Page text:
As protests continue, many people have been showing their support for the Black Lives Matter movement.
And one city has shown its support, very visibly.
Keep scrolling to see what they've done...
Across the States, hundreds of emotional pictures have emerged of those participating in the protests sparked by the killing of George Floyd.
via: Getty ImagesWith thousands showing their support.
The Black Lives Matter movement has never before been so prominent.
via: GettyLast week, on Monday, May 25th, a defenseless black man was killed while in a police restraint.
George Floyd was arrested and forced to the ground...
this man, #GeorgeFloyd did not deserve to die. #BlackLivesMatter https://t.co/w405ouIk5V— moon (@moon)1590639498.0
Footage of George's "arrest" quickly circulated on social media...
via: TwitterAnd, in the highly distressing scenes, he could be heard begging with the officers to release him and repeatedly saying "Please, please... I can't breathe."
After nearly ten minutes, George was completely unresponsive.
SAY HIS NAME. GEORGE FLOYD. HE WAS AN INNOCENT MAN, AND HE WAS MURDERED. HE COULDN’T BREATHE, AND HE BEGGED FOR HIS… https://t.co/7WNH4pzDLY— 🐌 (@🐌)1590620093.0
4 days after George's death, some justice was served.
via: Getty ImagesDerek Chauvin, the man who had knelt on George’s neck, was finally arrested. But this wasn't enough...
Chauvin was originally taken into custody and was charged with murder in the third degree and manslaughter.
via: Getty ImagesHis bond was set at $50,000, and he is due to appear in court on June 8th.
This kind of police brutality has been happening for centuries now...
via: GettyBut George's death has sparked an outrage like never before.
Thousands upon thousands of people have been taking to the streets in protest...
via: GettyAnd they are all marching for one thing: For the blatant racism and injustice in this country to be brought to an end.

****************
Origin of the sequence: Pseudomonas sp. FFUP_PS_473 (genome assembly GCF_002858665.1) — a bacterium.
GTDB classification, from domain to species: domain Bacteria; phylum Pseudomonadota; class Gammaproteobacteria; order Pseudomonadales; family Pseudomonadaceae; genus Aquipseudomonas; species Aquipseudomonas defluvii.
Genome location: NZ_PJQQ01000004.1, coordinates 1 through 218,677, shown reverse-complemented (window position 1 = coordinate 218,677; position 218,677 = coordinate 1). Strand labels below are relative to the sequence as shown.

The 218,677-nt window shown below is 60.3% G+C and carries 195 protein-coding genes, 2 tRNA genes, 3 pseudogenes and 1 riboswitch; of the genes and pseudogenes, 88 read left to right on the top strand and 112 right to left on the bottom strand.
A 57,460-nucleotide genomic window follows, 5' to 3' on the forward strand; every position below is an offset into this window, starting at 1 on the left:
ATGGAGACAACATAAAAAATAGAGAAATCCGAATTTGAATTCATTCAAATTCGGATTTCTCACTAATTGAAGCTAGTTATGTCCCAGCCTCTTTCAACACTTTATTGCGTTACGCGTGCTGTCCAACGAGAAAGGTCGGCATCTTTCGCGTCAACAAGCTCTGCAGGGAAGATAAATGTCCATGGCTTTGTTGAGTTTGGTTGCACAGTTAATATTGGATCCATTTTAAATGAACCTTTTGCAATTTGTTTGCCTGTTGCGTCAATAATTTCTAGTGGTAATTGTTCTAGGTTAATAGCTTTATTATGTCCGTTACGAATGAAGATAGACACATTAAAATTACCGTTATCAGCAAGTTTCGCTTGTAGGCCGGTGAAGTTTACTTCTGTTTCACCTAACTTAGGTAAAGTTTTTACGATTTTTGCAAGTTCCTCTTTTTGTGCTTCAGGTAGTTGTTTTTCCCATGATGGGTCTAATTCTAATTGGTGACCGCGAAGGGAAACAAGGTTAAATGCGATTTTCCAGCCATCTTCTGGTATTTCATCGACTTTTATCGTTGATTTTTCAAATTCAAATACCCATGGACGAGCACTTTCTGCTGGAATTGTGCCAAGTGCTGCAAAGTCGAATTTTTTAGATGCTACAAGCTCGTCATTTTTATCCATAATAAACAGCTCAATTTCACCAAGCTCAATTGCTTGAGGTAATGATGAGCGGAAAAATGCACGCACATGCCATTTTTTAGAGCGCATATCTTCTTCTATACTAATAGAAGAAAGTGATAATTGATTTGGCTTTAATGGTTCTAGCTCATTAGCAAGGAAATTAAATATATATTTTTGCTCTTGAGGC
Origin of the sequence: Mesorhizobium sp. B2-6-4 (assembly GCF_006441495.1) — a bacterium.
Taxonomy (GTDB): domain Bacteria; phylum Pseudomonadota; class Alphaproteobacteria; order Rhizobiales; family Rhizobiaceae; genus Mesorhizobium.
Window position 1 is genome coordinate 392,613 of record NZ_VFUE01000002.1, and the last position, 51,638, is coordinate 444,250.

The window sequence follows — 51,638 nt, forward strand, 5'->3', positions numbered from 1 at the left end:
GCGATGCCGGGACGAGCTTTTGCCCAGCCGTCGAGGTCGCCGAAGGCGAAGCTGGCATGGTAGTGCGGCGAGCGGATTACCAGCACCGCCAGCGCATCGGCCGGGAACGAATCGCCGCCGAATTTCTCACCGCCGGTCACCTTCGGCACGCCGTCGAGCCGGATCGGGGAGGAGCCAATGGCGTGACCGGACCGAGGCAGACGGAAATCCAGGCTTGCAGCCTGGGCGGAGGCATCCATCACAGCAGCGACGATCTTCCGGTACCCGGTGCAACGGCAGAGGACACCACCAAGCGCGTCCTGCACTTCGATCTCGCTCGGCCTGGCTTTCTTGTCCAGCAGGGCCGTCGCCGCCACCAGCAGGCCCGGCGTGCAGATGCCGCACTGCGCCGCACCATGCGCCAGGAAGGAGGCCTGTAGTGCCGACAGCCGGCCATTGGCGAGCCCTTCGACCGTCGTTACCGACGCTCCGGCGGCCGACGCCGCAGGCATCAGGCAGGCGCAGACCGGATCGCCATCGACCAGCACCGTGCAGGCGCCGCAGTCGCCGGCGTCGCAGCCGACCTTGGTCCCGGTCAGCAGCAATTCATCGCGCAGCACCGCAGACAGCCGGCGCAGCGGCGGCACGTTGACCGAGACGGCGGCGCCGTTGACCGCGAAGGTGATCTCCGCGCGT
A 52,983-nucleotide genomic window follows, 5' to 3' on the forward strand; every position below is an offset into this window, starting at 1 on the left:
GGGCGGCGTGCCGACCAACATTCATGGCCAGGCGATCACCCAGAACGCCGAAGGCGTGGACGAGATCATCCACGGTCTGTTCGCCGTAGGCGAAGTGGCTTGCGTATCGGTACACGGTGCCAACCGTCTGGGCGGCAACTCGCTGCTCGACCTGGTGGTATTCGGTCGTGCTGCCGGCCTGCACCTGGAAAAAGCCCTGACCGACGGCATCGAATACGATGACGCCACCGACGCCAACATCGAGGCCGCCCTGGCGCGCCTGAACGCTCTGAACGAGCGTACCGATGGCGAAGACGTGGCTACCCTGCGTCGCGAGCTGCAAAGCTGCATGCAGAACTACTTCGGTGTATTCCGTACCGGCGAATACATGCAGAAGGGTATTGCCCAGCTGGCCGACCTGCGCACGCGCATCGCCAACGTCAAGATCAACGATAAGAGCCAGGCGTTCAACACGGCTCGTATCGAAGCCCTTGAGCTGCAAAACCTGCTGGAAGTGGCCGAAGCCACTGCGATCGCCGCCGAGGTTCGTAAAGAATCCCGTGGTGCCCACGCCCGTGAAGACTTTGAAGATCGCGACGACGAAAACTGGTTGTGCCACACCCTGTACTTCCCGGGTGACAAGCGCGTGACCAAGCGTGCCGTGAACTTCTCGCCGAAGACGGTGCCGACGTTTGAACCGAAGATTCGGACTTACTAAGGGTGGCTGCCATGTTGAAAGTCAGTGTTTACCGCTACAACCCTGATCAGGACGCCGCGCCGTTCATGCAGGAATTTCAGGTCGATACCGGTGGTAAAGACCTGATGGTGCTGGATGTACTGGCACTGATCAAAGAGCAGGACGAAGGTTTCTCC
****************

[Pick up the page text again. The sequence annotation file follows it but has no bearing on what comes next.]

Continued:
But things have been quick to turn violent.
via: GettyProtesters became interweaved with rioters and, as they continue to clash with police, the scenes unfolding across our country have been becoming steadily more violent.
It's a truly terrifying time.
via: GettyBut change needs to happen and, at the moment, this seems like the only way to make it happen.
But, remarkably, they seem to be working.
BLACK WOMEN MATTER. BLACK MEN MATTER. BLACK CHILDREN MATTER. BLACK FAMILIES MATTER. BLACK POSSIBILITIES MATTER.… https://t.co/y6dlDWKPN3— a gem (@a gem)1591104461.0
And of course, the news broke yesterday that Chauvin is now facing an upgraded charge...
Minnesota's Attorney General Keith Ellison elevates the charge against ex-officer Derek Chauvin to second-degree mu… https://t.co/2l8o6FpdP9— BBC News (World) (@BBC News (World))1591228388.0
As for the other officers?Let’s not forget that, while Chauvin is the man primarily responsible for George’s death, 3 other police officers – Thomas Lane, J.A. Kueng, and Tou Thao – also played a significant role in the incident.
Chauvin may have been the one to kneel on his neck...But alternative footage from the incident shows that 2 other officers were actually kneeling on his back, while a 4th stood on and watched. As reported by the New York Times, it was announced yesterday that Thomas Lane, J.A. Kueng, and Tou Thao have all been formally charged with aiding and abetting murder in the death of George Floyd.
This is only the beginning.
THEYRE CHARGING THE OTHER 3 OFFICERS AND RAISED THE DEGREE. KEEP SIGNING PETITIONS, KEEP DONATING, KEEP CALLING. THIS IS ONLY THE BEGINNING— gabryelle (@gabryelle)1591208344.0
One city has decided to use its voice.
via: Getty ImagesIn a way that is very visible.
On Friday morning, a group of people were seen painting large yellow letters down two blocks of 16th Street in D.C.
via: Getty ImagesA two-lane road that coincidentally leads to the White House.
The letters along the road spelled out "Black Lives Matter".
via: Getty ImagesAnd those who were painting the letters were reportedly commissioned by D.C Mayor Muriel Bowser.
Emily Badger, a New York Times writer who spotted the letters, said in a tweet that the letters would "be a real middle finger to any federal forces flying overhead."
This is the same paint the city uses to stripe road lanes. That’s not... temporary sidewalk chalk.— Emily Badger (@Emily Badger)1591363768.0